“Life is all about transitioning from one stage to the next. Everything is always a transition,” said Chad Hedrick, founder of the Gold to Sold Group and former Olympic speed skater. Hedrick and his team provide the best possible service to the luxury real estate market in Houston, Texas. He founded the Gold to Sold Group in 2017, and the organization now represents the “gold standard” in the Houston housing market.
Below, Hedrick spoke with HousingWire about his gold medal career in speed skating, career jump to real estate and how the leadership skills learned from athletics prepared him for leading a team of all-star agents better than anything else could have.
HousingWire: Before we discuss your current career in real estate, can you tell me a bit more about your past experience as an Olympic speed skater?
Chad Hedrick: I grew up skating a lot because my parents owned the roller rink in our town. I found that I had a knack for it at a really young age and spent many hours at the rink. I was a “rink rat,” and I decided at a young age that I wanted to be the fastest skater in the world. When I first started skating, I was on conventional skates — ones with two wheels in the front and two wheels in the back.
When I was 14, in-line rollerblades came out, and I started racing on rollerblades. We traveled all across the country competing. At 16 I turned professional and started getting paid as an athlete. For 10 years I competed and had endorsement deals, but at the end of the day, I would tell people what I did and they wouldn’t know what in-line speed skating was. So, I decided I wanted to try something that people would recognize.
I packed everything up from Texas, moved to Utah and pursued an Olympic career in high-speed skating. That journey started in 2003. About one year later, I became the world champion. And, two and a half years after my first day on the ice, I won the first U.S. gold medal at the 2006 Winter Olympics in Torino, Italy.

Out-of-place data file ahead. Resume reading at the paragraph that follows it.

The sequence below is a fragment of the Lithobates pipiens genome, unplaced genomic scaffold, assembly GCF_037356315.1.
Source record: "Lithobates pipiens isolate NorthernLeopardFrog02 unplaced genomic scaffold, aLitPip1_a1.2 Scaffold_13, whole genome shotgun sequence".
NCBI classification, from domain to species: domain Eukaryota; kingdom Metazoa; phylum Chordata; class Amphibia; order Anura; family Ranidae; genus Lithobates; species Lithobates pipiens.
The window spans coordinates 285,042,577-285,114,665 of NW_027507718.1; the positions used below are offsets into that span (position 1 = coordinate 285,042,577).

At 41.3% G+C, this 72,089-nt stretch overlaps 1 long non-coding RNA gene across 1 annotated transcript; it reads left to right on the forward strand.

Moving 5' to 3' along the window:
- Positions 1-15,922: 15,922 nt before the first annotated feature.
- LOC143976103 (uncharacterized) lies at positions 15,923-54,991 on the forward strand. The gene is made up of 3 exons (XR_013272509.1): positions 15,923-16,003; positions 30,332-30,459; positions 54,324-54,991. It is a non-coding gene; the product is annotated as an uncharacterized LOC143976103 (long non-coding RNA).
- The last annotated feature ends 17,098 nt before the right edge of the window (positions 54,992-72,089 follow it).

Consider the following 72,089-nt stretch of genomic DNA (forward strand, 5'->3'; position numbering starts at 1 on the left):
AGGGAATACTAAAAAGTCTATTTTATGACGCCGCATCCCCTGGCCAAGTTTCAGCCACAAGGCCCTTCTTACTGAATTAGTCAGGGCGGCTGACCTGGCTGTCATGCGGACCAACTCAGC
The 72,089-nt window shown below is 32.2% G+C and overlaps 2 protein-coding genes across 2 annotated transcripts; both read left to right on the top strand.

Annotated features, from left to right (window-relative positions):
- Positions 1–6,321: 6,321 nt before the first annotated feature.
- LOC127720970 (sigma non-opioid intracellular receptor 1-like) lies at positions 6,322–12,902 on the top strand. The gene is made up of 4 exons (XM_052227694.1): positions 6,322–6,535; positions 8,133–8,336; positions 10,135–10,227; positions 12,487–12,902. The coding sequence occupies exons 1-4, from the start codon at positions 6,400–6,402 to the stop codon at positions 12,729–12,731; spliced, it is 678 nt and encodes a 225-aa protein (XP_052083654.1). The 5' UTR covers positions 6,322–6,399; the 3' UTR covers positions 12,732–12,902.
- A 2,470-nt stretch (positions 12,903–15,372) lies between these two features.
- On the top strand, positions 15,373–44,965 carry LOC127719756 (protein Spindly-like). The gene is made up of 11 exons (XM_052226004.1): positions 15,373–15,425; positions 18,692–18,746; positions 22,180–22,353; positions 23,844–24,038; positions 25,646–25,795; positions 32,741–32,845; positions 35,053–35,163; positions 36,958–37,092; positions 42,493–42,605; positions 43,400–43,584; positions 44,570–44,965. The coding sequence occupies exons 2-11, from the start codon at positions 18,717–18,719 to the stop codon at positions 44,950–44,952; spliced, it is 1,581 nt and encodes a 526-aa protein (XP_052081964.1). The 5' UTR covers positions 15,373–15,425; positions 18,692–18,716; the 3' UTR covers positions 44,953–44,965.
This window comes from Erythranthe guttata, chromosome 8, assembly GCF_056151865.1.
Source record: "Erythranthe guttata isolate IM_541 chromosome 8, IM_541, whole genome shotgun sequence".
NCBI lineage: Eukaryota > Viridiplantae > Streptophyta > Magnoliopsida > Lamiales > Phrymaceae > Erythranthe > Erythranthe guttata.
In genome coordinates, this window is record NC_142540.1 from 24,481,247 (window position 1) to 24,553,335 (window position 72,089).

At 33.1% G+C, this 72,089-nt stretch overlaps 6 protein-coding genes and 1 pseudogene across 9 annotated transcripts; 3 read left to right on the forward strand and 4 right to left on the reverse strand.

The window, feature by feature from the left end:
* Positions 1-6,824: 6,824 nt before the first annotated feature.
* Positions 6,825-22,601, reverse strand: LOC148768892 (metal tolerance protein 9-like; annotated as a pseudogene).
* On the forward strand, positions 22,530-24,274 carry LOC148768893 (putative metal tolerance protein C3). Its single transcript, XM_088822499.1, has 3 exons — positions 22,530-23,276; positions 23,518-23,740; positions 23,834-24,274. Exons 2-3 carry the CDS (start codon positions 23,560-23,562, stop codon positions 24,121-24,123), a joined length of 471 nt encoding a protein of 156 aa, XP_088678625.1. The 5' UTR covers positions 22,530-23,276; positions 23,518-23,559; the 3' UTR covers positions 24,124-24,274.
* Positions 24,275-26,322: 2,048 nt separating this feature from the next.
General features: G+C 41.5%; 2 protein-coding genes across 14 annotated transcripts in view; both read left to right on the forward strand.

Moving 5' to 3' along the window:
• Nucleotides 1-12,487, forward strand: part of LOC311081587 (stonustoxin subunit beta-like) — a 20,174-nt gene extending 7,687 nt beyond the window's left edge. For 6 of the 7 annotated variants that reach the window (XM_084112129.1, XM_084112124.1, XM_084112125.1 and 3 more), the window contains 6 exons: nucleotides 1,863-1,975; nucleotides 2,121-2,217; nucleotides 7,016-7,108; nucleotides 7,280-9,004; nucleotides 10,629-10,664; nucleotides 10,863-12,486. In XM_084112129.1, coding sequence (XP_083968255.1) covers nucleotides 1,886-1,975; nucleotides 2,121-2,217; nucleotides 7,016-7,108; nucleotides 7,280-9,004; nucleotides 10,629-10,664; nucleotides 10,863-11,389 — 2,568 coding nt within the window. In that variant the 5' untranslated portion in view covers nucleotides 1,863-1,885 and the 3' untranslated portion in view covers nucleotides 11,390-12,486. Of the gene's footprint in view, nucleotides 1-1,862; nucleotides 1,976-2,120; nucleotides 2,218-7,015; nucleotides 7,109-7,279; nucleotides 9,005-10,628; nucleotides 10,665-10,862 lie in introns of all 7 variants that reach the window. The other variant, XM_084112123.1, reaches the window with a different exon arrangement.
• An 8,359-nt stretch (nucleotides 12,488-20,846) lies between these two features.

My story is similar but also different from many other people’s stories because life is all about transitioning from one place to the next. Whether it be a position at a company or the growth of your personal company, everything is always a transition. You have to accept the challenge and not be frustrated with change. You’ll face adversity that could be discouraging, but there is a light at the end of the tunnel. I was so glad that I was able to prevail in accomplishing this challenge of mine.
HW: How did you make the transition into real estate? What motivated that move?
CH: I didn’t find real estate, real estate found me.
I relocated from Salt Lake City, Utah, back to Houston with my wife, and I really went through a bit of an identity crisis. I had done one thing my whole life and I had sharpened this one skill and not really paid attention to anything else, which if you’re going to be the best in the world, then that is what you have to do.
At 32 years old, my skating career was over because I was competing against athletes who were 10 to 14 years younger than me, so it came to an end.